The Chess Player
The story is based on the actual experience of a chess player and his family living in Bucharest during World War II and how his love for chess saved him his life More
In August of 1941 the German High Command pressured Ion Antonescu, then Dictator of Romania, into using his Fourth Army to take back the area known today as Transnistria, an area of the Ukraine between the Southern Bug and Dniester Rivers. The Romanians drove the Soviets as far as Odessa and then placed them under siege. The siege lasted two months, with the Soviets inflicting more than 92,000 casualties on the Romanian Army.
The Romanians took control of the NKVD (Narodnyy Komissariat Vnutrennikh Del) building and used it to headquarter two of the Fourth Army’s Divisions. The Soviets had mined the building and blew it up, killing more than 100 people, over half of them Romanian officers.
Ion Antonescu ordered that the civilians who had helped the Soviets arrested and killed. When the soldiers were unable to identify the civilians who helped the Soviets, Antonescu ordered that Jews be singled out as those responsible. In the ensuing massacre, more than 19,000 Jews were systematically killed.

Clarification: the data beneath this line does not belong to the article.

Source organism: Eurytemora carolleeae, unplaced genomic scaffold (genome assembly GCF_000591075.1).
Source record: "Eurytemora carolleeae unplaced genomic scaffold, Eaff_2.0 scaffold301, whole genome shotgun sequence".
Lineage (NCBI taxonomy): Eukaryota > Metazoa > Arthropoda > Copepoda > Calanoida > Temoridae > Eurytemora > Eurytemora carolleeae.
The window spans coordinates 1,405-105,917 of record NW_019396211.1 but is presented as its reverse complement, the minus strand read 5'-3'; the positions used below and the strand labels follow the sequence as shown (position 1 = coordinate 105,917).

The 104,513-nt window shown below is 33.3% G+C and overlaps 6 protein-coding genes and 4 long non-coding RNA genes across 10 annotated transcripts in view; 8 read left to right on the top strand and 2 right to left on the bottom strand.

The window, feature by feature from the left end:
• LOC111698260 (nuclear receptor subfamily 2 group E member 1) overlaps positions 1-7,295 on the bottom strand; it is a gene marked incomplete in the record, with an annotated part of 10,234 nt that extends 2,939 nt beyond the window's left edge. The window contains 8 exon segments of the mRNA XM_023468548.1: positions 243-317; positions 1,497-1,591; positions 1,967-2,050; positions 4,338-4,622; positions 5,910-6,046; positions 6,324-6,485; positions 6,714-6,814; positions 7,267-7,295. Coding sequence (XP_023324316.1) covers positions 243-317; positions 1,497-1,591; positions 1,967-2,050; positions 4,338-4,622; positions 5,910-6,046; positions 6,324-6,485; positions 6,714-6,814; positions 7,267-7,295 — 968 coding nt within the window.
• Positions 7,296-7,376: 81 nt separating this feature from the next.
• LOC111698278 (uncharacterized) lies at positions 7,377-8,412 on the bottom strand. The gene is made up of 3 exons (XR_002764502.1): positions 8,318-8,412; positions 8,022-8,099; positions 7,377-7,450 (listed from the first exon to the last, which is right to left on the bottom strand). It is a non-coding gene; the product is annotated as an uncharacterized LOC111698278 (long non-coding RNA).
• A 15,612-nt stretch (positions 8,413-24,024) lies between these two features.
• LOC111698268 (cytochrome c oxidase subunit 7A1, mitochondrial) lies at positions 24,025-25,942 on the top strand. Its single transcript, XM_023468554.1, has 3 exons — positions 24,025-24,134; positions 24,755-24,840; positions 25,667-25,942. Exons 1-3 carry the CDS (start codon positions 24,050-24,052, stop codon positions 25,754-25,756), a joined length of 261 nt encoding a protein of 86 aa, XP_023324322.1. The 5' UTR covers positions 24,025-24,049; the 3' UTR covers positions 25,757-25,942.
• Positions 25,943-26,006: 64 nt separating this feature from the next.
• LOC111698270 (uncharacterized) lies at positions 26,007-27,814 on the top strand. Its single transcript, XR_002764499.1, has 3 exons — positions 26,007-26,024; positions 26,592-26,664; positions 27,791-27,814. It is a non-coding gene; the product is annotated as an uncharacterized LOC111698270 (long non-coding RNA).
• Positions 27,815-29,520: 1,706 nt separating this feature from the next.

In October and November of 1941, another 30,000 Jews were murdered. Afterwards, many more were arrested and sent to two concentration camps and several “colonies” north of Odessa. Over 100,000 Jews from Bessarabia and Bukovina were herded into these areas as well.
In December of 1941, Romanian troops and Ukraine conscripts fell on Bogdanovka, Domanevka and Akhmetchetkha, and the killing went on for nearly a week.
The army, local police and local Romanian population, in cooperation with the Wehrmacht and Einsatzgruppe D carried out the methodical extermination of the Jews, and the Jewish people that were left alive were actively persecuted and were brutally deported to Transnistria. By the end of the war, between 250,000 and 500,000 Jews had been murdered or had died of malnutrition, hypothermia, or one of the rampant epidemics caused by their deportation to the primitive camps and ghettos in Transnistria. Because of the involvement of three sovereign nations and their varying degrees of denial regarding the events concerning the birth of the area we now know as Transnistria, we may never know the exact number of people who died there.
The following story is based on the actual experience of a chess player and his family living in Bucharest during this time period and how his love for chess saved him his life